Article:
The Saint Michael-Albertville school district held their annual Truth in Taxation meeting last Monday evening, where they explained their annual budget and reasons for a tax increase of 8.6 percent for the school district’s portion of 2018 local property taxes.
Superintendent Dr. Ann-Marie Foucault led the presentation, where she explained that the formula used to determine the levy is driven by student population. The district receives a set dollar amount per pupil unit for many types of funding, and that number goes up when the student population rises. She noted that levy increases do not always translate to funding increases because they are offset by reductions in state aid, which is a process determined by the state’s funding formula for K-12 education.
The major reasons for next year’s levy increase are an increasing student population and voter approved debt service in the form of the February bond referendum.
The school board could choose to pay for cost increases by dipping into their reserve fund, which is substantial. District policy requires 1.5 months of expenditures in reserve, but the district currently has 2.8-2.9 months of expenditures held in reserve. A third-party audit shows they currently have $16,892,906 in their fund balance, $13,934,239 of which is unassigned to a specific use. That is up $1.2 million over last year’s unassigned fund balance. STMA’s unrestricted fund balance is about 10 percentage points larger than the Minnesota state average.
School board member Hollee Saville stood alone in her suggestion to utilize the fund balance to pay for the $356,932 in levy increases that aren’t related to the voter-approved levies.
“If we had money in reserves it would be nice to take from there, not the general fund because I do not support taking from our classrooms. But to take from our reserves … instead of keep taxing taxpayers on the off chance that in a few years we’re going to run through that entire reserves.”
Board chair Drew Scherber responded that it wasn’t that many years ago when the state legislature gave school districts no funding increases or very minimal to the point where many school districts in Minnesota were forced to borrow money from their local banks to make payroll. He said STMA’s fund balance saved them from having to do that.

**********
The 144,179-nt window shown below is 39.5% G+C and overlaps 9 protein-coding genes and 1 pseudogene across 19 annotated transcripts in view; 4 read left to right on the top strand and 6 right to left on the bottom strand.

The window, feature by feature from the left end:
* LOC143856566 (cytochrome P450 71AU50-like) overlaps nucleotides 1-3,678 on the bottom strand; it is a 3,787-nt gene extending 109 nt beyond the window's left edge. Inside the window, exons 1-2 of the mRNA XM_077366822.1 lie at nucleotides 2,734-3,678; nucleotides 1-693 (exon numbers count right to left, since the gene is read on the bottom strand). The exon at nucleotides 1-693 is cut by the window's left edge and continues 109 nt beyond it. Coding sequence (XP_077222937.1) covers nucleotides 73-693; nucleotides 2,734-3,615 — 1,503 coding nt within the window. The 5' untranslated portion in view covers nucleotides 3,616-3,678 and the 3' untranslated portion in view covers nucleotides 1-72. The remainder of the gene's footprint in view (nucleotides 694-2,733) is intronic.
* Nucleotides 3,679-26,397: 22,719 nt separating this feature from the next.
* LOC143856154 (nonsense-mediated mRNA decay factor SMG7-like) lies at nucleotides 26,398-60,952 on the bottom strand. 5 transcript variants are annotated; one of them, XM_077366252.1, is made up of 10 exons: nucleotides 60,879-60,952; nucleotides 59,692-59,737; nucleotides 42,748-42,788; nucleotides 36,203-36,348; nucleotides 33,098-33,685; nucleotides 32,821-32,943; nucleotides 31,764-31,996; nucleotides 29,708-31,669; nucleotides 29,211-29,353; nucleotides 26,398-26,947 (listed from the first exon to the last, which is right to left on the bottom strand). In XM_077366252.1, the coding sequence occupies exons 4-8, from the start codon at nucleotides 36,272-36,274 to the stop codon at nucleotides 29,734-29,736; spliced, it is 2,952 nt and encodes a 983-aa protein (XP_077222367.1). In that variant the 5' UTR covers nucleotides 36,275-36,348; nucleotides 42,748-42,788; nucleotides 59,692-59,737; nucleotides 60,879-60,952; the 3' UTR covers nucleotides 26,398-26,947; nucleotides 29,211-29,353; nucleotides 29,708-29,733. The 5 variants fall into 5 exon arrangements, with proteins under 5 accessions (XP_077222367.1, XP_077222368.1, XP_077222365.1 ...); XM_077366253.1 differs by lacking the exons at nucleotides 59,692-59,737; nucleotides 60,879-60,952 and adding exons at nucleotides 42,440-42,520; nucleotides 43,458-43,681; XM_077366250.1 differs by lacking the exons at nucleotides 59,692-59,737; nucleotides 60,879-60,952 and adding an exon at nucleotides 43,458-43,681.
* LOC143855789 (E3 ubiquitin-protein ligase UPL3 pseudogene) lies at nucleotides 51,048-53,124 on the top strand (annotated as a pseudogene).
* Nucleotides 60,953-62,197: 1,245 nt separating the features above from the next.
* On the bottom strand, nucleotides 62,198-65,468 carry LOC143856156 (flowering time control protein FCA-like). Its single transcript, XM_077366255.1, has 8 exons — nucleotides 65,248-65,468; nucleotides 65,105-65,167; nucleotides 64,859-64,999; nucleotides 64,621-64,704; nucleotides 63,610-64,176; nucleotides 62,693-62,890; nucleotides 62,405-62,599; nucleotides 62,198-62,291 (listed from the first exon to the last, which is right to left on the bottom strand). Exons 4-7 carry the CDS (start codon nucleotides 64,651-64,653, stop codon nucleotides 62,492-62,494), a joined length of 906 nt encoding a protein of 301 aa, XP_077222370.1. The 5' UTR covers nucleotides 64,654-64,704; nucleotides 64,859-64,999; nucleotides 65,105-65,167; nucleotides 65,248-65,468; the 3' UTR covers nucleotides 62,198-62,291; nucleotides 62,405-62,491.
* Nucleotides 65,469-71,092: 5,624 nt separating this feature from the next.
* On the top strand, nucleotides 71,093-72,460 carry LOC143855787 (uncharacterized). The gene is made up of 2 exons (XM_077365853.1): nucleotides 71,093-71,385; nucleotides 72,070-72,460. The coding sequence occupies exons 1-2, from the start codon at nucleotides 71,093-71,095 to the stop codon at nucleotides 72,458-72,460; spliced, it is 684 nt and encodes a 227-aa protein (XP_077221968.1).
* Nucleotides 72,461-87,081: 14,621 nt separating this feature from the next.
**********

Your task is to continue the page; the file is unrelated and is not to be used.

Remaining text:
Foucault also took issue with the idea of underfunding the levy. For one, she said the tax impact of the levy that isn’t voter approved is minimal, under $20 per year for a $200,000 home. The rest of the increase is tied to voter-approved levies like the 2017 STMA bond.
Also, she explained that several funds are funded jointly between the local levy and state aid, and thus the district would be leaving state money on the table by underfunding the local levy.
For instance, the long-term facilities maintenance fund is funded 2/3 by state aid and 1/3 by local tax levy. Reducing the local tax levy would also reduce the amount the state kicks in for their long term facilities maintenance. Foucault said that money is planned for 10 years in advance for items such as roof repairs, parking lot maintenance and fire panel updates.
She also argued against dipping into the reserve funds to pay for levy increases on a couple other accounts. She said funding at the legislative level is uncertain and they may need the reserves in the future depending on how much the state legislature gives them for inflationary increases. Foucault also said that the recently passed teacher and administrator contracts have created additional financial obligations for salaries and benefits, and said she felt the district would need to dip into reserves for that reason.
“Our salaries and benefits make up the vast majority of our budgets,” Foucault said. “We had budgeted for a smaller amount than what was ratified in those contracts. We have a good possibility this year of going into our fund balance, and next year a lot of those contracts kick in with more dollars in year two … so next year for sure we will be diving into that fund balance.”
The school board voted to approve the levy rate increase of $1,071,605, or 8.6 percent, by a vote of 5-1, with Saville voting nay.
The entire truth in taxation slideshow can be viewed on the school district’s web site here.